Youth rally for climate justice

The case raises some imposing questions. How will federal policies address the uncertain boundaries of climate change? What responsibility does a government bear to its citizens with respect to the climate? Gregory and the prosecutors have an answer. “The government does not have a duty to directly protect anyone; however, if it creates a danger or is a substantial factor in creating the danger, then it is obligated to protect citizens from harm,” Gregory explains. He analogizes fossil fuel to foster care. “A classic example would be the state-run foster care system. If they have reason to suspect that a licensed foster-care provider is not helping children but continue to license that provider, they would be liable for the suffering of children under the care of the negligent provider.” Essentially, federal subsidy of the fossil fuel industry has resulted in human suffering due to climate change, and they are liable for the damage.

Piper claims that Washington’s culpability is incontrovertible because “livable climate is essential to a free and ordered society.” He wants to test the clout of the public trust doctrine, which holds that the government is responsible for good stewardship of critical natural resources. The plaintiffs reason that healthy climate, a natural resource comparable to clean air or safe drinking water, is entitled to legal protection. But the potency of the public trust doctrine is already under siege; on Tuesday the EPA released proposed changes to the Clean Water Act that would truncate federal protection of vast tracts of seasonal wetlands and waterways. The plan is the latest effort by the Trump administration to rescind “regulatory overreaching” Obama-era environmental policy they claim stifles development. As the proposal demonstrates, even an established protection like the Clean Water Act is subject to the agenda of the sitting government. Federal curbing by the GOP can limit the efficacy of a “public trust” designation.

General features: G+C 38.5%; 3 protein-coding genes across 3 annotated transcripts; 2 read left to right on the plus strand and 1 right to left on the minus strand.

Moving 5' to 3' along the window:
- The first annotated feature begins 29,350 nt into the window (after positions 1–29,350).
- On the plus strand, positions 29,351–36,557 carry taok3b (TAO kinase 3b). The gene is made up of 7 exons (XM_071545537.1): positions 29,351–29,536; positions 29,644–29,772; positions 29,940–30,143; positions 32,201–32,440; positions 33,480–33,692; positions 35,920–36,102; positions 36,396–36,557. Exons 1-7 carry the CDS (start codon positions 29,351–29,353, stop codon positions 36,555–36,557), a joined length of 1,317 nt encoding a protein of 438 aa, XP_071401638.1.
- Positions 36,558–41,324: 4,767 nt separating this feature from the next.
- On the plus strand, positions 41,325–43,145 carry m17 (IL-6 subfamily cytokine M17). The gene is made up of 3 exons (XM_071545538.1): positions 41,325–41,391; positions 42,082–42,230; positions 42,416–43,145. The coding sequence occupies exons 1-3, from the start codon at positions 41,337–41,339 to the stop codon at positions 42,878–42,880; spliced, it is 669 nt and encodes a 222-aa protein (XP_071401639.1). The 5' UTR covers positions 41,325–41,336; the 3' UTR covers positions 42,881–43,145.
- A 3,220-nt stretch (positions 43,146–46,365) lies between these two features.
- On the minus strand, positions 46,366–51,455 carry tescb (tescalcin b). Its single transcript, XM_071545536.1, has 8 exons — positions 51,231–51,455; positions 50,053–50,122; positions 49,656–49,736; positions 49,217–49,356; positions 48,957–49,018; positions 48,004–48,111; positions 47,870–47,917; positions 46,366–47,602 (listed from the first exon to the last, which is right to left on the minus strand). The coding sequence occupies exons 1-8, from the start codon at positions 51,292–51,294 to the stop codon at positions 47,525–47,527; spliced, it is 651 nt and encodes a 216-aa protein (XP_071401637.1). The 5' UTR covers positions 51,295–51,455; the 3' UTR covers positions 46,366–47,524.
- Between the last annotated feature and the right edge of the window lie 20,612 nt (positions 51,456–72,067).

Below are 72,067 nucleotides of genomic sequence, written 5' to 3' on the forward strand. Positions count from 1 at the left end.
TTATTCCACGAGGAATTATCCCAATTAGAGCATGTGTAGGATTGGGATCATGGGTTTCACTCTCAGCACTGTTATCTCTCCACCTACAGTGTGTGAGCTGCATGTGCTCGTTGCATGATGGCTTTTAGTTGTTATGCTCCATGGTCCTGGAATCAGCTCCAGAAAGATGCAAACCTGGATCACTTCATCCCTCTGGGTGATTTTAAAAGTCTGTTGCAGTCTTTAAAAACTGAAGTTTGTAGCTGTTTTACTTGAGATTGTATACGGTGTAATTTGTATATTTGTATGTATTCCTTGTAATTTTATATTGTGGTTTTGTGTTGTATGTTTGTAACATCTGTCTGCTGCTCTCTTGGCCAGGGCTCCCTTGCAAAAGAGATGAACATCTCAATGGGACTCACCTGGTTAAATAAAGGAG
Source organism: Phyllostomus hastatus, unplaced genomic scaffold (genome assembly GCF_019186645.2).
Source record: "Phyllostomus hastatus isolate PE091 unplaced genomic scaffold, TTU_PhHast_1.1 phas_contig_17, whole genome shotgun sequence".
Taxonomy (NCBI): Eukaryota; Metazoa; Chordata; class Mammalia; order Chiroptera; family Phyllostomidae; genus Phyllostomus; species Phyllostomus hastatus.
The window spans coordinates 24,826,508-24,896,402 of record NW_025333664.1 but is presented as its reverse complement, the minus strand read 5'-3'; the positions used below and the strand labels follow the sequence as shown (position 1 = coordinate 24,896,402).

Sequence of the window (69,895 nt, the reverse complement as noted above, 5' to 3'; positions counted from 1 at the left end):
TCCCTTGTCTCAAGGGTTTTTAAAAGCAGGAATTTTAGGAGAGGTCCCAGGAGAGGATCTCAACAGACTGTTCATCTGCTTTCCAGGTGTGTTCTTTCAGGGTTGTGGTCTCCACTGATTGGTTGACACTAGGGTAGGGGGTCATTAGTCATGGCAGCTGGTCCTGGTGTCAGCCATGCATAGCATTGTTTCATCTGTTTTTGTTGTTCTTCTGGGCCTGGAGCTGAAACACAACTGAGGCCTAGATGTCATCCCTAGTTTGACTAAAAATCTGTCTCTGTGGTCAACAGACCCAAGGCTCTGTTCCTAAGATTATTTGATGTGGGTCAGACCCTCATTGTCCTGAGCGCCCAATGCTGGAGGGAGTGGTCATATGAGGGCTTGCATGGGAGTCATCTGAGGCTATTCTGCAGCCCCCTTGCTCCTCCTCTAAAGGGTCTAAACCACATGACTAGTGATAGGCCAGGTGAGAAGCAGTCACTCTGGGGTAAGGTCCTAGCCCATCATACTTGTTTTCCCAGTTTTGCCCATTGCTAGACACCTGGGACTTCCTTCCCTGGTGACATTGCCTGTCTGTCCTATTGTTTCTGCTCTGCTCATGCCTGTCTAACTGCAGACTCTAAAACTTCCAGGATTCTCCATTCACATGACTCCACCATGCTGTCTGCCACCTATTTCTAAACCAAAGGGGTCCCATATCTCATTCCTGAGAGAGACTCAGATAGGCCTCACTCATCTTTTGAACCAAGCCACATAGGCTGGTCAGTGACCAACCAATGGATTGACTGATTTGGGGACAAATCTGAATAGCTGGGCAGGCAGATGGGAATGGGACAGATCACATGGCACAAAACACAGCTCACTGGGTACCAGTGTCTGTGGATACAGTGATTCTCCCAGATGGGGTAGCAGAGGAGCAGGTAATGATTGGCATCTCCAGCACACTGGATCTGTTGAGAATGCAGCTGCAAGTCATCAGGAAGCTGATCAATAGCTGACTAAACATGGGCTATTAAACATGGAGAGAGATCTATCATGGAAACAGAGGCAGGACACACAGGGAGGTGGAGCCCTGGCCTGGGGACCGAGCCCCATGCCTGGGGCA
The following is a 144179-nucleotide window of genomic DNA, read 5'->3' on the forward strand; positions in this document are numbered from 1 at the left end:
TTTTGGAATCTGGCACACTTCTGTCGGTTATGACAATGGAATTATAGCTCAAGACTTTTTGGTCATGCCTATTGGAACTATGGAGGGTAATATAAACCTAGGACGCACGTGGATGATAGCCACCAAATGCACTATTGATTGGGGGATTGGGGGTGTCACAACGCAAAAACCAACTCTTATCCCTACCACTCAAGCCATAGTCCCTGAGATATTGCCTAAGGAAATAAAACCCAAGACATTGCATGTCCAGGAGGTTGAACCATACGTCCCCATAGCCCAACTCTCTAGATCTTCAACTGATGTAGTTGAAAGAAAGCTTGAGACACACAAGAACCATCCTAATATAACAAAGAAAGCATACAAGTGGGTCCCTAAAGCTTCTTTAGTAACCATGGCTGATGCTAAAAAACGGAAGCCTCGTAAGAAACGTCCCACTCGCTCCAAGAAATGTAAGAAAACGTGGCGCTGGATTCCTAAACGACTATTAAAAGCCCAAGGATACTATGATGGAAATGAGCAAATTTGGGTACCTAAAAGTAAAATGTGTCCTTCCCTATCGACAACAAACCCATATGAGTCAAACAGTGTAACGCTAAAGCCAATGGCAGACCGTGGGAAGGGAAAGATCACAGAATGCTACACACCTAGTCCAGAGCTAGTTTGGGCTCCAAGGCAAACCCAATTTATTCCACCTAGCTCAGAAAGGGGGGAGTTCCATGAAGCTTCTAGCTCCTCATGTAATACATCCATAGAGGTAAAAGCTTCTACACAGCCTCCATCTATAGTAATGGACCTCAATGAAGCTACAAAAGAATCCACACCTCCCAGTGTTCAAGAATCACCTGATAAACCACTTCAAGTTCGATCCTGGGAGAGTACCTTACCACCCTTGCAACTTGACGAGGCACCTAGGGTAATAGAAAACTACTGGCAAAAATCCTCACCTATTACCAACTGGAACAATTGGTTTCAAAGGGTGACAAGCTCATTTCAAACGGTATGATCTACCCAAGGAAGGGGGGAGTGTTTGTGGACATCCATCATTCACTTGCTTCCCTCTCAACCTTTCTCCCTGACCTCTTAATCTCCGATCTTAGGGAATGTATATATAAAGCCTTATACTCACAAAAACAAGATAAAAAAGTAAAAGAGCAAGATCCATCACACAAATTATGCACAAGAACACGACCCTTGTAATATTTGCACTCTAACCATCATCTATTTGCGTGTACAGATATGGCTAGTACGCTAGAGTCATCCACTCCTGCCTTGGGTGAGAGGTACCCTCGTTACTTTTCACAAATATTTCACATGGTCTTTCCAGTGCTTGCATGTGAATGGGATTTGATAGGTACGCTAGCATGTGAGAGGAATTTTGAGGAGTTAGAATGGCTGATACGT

Youth rally for climate justice

It’s unclear whether victory in court will impact global carbon emissions in the critical time-frame prescribed by the IPCC report.

Should Juliana triumph in court, the US government would be bound by law to develop a climate recovery plan. According to Piper, the plan’s content is outside the jurisdiction of the courts but will necessitate unprecedented commitment to reforestation and other carbon sequestration efforts, renewable energy subsidies, and an aggressive dismantling of fossil-fuel infrastructure. That’s a tall order of a government whose President said in October: “I don’t know that it’s [climate change] manmade…I don’t want to give trillions and trillions of dollars. I don’t want to lose millions and millions of jobs. I don’t want to be put at a disadvantage.” An adequate climate plan would entail a complete overhaul of US carbon capitalism, a radical reconfiguration that the present administration will resist with every political roadblock at their disposal. Stall tactics might include an appeal to the Ninth Circuit Court, or even to the Supreme Court and its conservative-leaning bench. Due to the ambiguity of a “climate recovery plan” and the legislatorial challenges of a polarized government, it’s unclear whether victory in court will impact global carbon emissions in the critical time-frame prescribed by the IPCC report. But every month counts on a destabilizing planet, and the lawsuit’s prompt success could mean the difference between 1.5°C of warming and 3°C. “Even if we do pass a ‘tipping point’, I won’t stop being an activist,” Piper concluded. “Even helping one community or one family is making a positive impact, and that’s enough for me.”

Youth rally for climate justice. Photos provided by Marlow Baines.